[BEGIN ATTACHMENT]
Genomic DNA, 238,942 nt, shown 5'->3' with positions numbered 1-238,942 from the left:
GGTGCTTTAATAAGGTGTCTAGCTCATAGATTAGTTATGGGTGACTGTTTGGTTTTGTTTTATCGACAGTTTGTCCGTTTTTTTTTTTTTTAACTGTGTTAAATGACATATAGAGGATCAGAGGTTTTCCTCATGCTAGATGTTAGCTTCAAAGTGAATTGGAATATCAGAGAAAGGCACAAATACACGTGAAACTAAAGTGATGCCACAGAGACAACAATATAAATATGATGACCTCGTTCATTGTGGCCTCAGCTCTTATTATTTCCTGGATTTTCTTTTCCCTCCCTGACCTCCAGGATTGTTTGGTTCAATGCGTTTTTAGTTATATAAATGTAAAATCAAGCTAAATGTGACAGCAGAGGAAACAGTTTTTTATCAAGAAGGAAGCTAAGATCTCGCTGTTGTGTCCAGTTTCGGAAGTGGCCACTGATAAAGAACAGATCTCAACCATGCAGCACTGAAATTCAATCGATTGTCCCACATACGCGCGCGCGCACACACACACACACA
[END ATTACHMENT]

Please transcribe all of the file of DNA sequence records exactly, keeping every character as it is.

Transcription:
Genomic DNA, 238,942 nt, shown 5'->3' with positions numbered 1-238,942 from the left:
GGTGCTTTAATAAGGTGTCTAGCTCATAGATTAGTTATGGGTGACTGTTTGGTTTTGTTTTATCGACAGTTTGTCCGTTTTTTTTTTTTTTAACTGTGTTAAATGACATATAGAGGATCAGAGGTTTTCCTCATGCTAGATGTTAGCTTCAAAGTGAATTGGAATATCAGAGAAAGGCACAAATACACGTGAAACTAAAGTGATGCCACAGAGACAACAATATAAATATGATGACCTCGTTCATTGTGGCCTCAGCTCTTATTATTTCCTGGATTTTCTTTTCCCTCCCTGACCTCCAGGATTGTTTGGTTCAATGCGTTTTTAGTTATATAAATGTAAAATCAAGCTAAATGTGACAGCAGAGGAAACAGTTTTTTATCAAGAAGGAAGCTAAGATCTCGCTGTTGTGTCCAGTTTCGGAAGTGGCCACTGATAAAGAACAGATCTCAACCATGCAGCACTGAAATTCAATCGATTGTCCCACATACGCGCGCGCGCACACACACACACACA